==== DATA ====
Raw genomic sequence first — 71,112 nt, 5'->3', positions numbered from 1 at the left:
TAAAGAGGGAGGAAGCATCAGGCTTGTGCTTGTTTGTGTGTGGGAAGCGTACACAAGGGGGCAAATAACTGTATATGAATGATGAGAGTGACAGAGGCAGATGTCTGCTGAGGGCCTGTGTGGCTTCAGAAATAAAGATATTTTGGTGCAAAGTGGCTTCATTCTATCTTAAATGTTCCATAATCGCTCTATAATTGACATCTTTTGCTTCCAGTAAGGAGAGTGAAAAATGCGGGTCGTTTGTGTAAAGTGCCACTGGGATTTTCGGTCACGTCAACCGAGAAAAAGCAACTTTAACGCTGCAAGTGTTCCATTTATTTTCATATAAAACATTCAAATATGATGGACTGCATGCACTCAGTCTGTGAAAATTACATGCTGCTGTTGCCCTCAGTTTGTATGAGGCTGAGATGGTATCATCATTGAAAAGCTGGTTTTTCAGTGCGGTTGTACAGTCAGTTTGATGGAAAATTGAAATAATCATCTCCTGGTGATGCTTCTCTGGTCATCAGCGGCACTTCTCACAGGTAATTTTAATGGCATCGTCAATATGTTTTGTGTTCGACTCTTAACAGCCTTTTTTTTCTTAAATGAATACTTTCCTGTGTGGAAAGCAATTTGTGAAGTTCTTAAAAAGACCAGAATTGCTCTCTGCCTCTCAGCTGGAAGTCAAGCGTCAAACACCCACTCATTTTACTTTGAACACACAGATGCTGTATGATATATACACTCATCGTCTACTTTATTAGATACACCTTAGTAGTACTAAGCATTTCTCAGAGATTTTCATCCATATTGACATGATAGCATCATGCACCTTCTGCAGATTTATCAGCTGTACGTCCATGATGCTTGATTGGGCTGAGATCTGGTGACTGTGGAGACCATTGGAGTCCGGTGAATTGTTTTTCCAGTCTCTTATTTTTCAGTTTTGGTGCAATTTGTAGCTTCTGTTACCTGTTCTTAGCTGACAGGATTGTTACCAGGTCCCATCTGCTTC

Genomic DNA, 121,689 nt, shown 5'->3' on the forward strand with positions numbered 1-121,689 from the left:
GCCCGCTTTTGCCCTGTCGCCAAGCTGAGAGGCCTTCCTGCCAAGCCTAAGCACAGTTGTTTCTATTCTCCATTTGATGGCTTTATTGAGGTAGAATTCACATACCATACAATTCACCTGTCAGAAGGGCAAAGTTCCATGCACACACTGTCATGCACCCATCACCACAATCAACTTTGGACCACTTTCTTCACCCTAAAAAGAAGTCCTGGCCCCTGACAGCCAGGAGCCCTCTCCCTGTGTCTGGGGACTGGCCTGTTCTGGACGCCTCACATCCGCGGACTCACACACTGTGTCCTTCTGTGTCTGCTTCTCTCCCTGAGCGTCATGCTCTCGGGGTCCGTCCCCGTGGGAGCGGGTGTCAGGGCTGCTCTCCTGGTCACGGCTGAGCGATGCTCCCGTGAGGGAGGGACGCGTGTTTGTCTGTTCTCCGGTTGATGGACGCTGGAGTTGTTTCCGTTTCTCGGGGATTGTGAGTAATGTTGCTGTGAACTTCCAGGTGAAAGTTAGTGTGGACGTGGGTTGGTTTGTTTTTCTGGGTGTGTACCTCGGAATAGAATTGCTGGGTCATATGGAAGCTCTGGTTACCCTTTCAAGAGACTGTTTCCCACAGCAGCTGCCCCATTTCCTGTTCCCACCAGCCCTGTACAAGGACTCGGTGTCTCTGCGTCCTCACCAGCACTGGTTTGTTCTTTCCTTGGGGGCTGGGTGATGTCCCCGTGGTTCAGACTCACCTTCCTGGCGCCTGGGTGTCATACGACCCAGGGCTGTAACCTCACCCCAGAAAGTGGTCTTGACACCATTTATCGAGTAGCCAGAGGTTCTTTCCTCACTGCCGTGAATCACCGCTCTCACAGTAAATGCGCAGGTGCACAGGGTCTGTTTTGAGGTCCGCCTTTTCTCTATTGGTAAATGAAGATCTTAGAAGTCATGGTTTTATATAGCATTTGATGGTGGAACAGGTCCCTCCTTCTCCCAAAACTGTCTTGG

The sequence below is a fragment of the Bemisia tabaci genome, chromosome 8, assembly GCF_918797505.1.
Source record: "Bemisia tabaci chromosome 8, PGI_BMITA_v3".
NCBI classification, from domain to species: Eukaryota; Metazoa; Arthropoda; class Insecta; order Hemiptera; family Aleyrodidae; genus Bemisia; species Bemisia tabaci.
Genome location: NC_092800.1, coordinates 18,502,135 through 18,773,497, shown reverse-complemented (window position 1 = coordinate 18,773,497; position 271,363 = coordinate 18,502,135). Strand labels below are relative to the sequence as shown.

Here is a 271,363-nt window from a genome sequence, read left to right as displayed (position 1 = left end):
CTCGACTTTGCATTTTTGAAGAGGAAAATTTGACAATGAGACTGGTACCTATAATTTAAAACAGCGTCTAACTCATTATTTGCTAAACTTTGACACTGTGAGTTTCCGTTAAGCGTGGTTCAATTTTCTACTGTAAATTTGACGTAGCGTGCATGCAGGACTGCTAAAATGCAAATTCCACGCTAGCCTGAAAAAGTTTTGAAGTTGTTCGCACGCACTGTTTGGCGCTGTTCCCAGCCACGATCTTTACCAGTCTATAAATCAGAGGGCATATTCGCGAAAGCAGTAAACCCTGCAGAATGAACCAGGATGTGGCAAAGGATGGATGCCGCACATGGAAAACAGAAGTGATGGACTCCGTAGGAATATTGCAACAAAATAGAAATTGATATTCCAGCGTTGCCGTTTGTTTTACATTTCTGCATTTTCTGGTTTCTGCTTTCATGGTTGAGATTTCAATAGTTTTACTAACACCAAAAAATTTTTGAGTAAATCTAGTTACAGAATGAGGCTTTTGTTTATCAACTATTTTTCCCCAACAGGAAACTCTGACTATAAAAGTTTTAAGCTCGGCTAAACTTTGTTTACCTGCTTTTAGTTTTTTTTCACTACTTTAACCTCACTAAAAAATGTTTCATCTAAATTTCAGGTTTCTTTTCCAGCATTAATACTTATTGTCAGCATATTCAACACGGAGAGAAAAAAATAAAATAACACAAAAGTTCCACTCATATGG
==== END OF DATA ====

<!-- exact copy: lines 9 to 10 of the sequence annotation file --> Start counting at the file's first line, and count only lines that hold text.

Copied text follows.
Here is a 271,363-nt window from a genome sequence, read left to right as displayed (position 1 = left end):
CTCGACTTTGCATTTTTGAAGAGGAAAATTTGACAATGAGACTGGTACCTATAATTTAAAACAGCGTCTAACTCATTATTTGCTAAACTTTGACACTGTGAGTTTCCGTTAAGCGTGGTTCAATTTTCTACTGTAAATTTGACGTAGCGTGCATGCAGGACTGCTAAAATGCAAATTCCACGCTAGCCTGAAAAAGTTTTGAAGTTGTTCGCACGCACTGTTTGGCGCTGTTCCCAGCCACGATCTTTACCAGTCTATAAATCAGAGGGCATATTCGCGAAAGCAGTAAACCCTGCAGAATGAACCAGGATGTGGCAAAGGATGGATGCCGCACATGGAAAACAGAAGTGATGGACTCCGTAGGAATATTGCAACAAAATAGAAATTGATATTCCAGCGTTGCCGTTTGTTTTACATTTCTGCATTTTCTGGTTTCTGCTTTCATGGTTGAGATTTCAATAGTTTTACTAACACCAAAAAATTTTTGAGTAAATCTAGTTACAGAATGAGGCTTTTGTTTATCAACTATTTTTCCCCAACAGGAAACTCTGACTATAAAAGTTTTAAGCTCGGCTAAACTTTGTTTACCTGCTTTTAGTTTTTTTTCACTACTTTAACCTCACTAAAAAATGTTTCATCTAAATTTCAGGTTTCTTTTCCAGCATTAATACTTATTGTCAGCATATTCAACACGGAGAGAAAAAAATAAAATAACACAAAAGTTCCACTCATATGG